According to Halifax data, house prices have fallen for three consecutive months. The 0.6% fall in June comes after 0.5% and 0.1% declines in May and April respectively. House prices are up 7.5% since the market’s recent low of spring 2009, but the average house is worth £3,200 less than in January of this year, according to the building society’s figures. The general consensus among estate agents indicates that the reason for the recent drops in the market, are down to more houses coming onto the market, tipping the balance between supply and demand.
Halifax’s housing economist, Martin Ellis agrees with this theory: “A shortage of properties for sale in 2009 contributed to an imbalance between supply and demand and was a key factor driving up house prices last year. An increase in the number of properties available for sale in recent months has helped to reduce the imbalance, relieving the upward pressure on prices. The low level of interest rates, however, continues to support housing demand.”
One of the other big mortgage lenders in the country, don’t agree with the Halifax. Its house price indices showed that property value actually inched up by 0.1% in the month of June with the average house being worth £170,111 (£166,203, according to Halifax). It also said that the annual inflation figure currently stood at 8.7%, which is rather healthier than the 6.3% figure quoted by its rival. However, the two do agree on the opinion that house sales will be subdued for the rest of the year, with prices staying constant or even falling slightly.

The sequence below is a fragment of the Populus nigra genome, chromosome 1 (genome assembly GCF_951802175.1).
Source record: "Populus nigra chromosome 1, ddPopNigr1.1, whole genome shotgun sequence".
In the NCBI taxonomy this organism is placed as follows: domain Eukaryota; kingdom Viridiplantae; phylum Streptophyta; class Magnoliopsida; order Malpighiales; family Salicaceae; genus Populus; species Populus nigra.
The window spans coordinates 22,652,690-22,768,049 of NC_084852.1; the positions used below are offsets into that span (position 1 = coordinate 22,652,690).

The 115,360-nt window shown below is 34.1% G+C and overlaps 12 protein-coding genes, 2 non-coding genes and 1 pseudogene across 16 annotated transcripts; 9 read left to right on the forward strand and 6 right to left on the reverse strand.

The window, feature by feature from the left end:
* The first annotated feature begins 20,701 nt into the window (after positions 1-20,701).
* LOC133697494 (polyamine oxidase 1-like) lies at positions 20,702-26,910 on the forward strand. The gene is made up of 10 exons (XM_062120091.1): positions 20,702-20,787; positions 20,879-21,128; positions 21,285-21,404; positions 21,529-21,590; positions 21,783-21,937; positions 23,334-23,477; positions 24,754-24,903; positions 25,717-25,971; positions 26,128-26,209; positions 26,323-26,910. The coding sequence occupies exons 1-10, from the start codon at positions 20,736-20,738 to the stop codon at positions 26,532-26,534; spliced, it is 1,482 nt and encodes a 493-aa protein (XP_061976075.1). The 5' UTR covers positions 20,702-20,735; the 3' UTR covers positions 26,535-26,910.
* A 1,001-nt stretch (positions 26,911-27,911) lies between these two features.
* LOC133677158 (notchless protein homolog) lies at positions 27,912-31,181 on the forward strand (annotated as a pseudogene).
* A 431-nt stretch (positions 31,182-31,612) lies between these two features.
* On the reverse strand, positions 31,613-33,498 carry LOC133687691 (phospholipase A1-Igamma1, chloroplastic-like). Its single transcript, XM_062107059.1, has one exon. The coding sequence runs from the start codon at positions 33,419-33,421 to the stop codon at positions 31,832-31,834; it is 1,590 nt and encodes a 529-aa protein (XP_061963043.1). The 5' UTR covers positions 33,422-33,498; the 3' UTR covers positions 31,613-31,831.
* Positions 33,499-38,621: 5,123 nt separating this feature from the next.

More evidence of supply starting to outstrip demand comes from property website, findaproperty.com. It says that there are 23% more properties for sale on their site than one year ago. The evidence is stacking up that we are now experiencing a buyer’s market where the vendor will have to price accordingly to tweak the buyer’s interest. The recent suspension of HIPs can only have added to the current market status.